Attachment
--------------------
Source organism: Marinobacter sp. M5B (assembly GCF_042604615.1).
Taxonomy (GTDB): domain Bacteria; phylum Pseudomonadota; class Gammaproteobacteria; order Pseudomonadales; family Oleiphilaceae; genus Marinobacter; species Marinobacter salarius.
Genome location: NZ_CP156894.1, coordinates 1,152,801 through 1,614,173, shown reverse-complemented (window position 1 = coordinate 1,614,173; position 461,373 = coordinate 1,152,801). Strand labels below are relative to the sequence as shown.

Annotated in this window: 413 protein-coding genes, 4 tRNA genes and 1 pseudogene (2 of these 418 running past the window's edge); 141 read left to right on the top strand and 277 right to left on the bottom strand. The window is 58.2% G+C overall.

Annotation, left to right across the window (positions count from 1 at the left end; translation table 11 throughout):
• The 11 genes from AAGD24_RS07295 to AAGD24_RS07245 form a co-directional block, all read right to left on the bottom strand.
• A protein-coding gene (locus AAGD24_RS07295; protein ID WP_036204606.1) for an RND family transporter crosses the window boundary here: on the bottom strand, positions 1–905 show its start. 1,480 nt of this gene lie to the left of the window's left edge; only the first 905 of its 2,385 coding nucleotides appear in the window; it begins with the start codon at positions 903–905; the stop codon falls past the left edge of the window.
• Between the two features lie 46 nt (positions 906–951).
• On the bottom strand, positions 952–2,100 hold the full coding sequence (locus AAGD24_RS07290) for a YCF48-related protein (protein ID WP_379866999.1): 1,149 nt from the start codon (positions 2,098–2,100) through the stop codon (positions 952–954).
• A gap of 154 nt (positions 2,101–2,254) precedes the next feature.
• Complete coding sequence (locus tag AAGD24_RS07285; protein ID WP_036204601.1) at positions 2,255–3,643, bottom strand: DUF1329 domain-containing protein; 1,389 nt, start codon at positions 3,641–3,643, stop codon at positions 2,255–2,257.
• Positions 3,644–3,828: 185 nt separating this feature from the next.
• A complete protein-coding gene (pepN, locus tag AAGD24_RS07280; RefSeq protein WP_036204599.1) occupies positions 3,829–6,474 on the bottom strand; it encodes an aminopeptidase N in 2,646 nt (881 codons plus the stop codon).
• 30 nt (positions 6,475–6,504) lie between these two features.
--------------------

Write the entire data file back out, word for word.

Source organism: Marinobacter sp. M5B (assembly GCF_042604615.1).
Taxonomy (GTDB): domain Bacteria; phylum Pseudomonadota; class Gammaproteobacteria; order Pseudomonadales; family Oleiphilaceae; genus Marinobacter; species Marinobacter salarius.
Genome location: NZ_CP156894.1, coordinates 1,152,801 through 1,614,173, shown reverse-complemented (window position 1 = coordinate 1,614,173; position 461,373 = coordinate 1,152,801). Strand labels below are relative to the sequence as shown.

Annotated in this window: 413 protein-coding genes, 4 tRNA genes and 1 pseudogene (2 of these 418 running past the window's edge); 141 read left to right on the top strand and 277 right to left on the bottom strand. The window is 58.2% G+C overall.

Annotation, left to right across the window (positions count from 1 at the left end; translation table 11 throughout):
• The 11 genes from AAGD24_RS07295 to AAGD24_RS07245 form a co-directional block, all read right to left on the bottom strand.
• A protein-coding gene (locus AAGD24_RS07295; protein ID WP_036204606.1) for an RND family transporter crosses the window boundary here: on the bottom strand, positions 1–905 show its start. 1,480 nt of this gene lie to the left of the window's left edge; only the first 905 of its 2,385 coding nucleotides appear in the window; it begins with the start codon at positions 903–905; the stop codon falls past the left edge of the window.
• Between the two features lie 46 nt (positions 906–951).
• On the bottom strand, positions 952–2,100 hold the full coding sequence (locus AAGD24_RS07290) for a YCF48-related protein (protein ID WP_379866999.1): 1,149 nt from the start codon (positions 2,098–2,100) through the stop codon (positions 952–954).
• A gap of 154 nt (positions 2,101–2,254) precedes the next feature.
• Complete coding sequence (locus tag AAGD24_RS07285; protein ID WP_036204601.1) at positions 2,255–3,643, bottom strand: DUF1329 domain-containing protein; 1,389 nt, start codon at positions 3,641–3,643, stop codon at positions 2,255–2,257.
• Positions 3,644–3,828: 185 nt separating this feature from the next.
• A complete protein-coding gene (pepN, locus tag AAGD24_RS07280; RefSeq protein WP_036204599.1) occupies positions 3,829–6,474 on the bottom strand; it encodes an aminopeptidase N in 2,646 nt (881 codons plus the stop codon).
• 30 nt (positions 6,475–6,504) lie between these two features.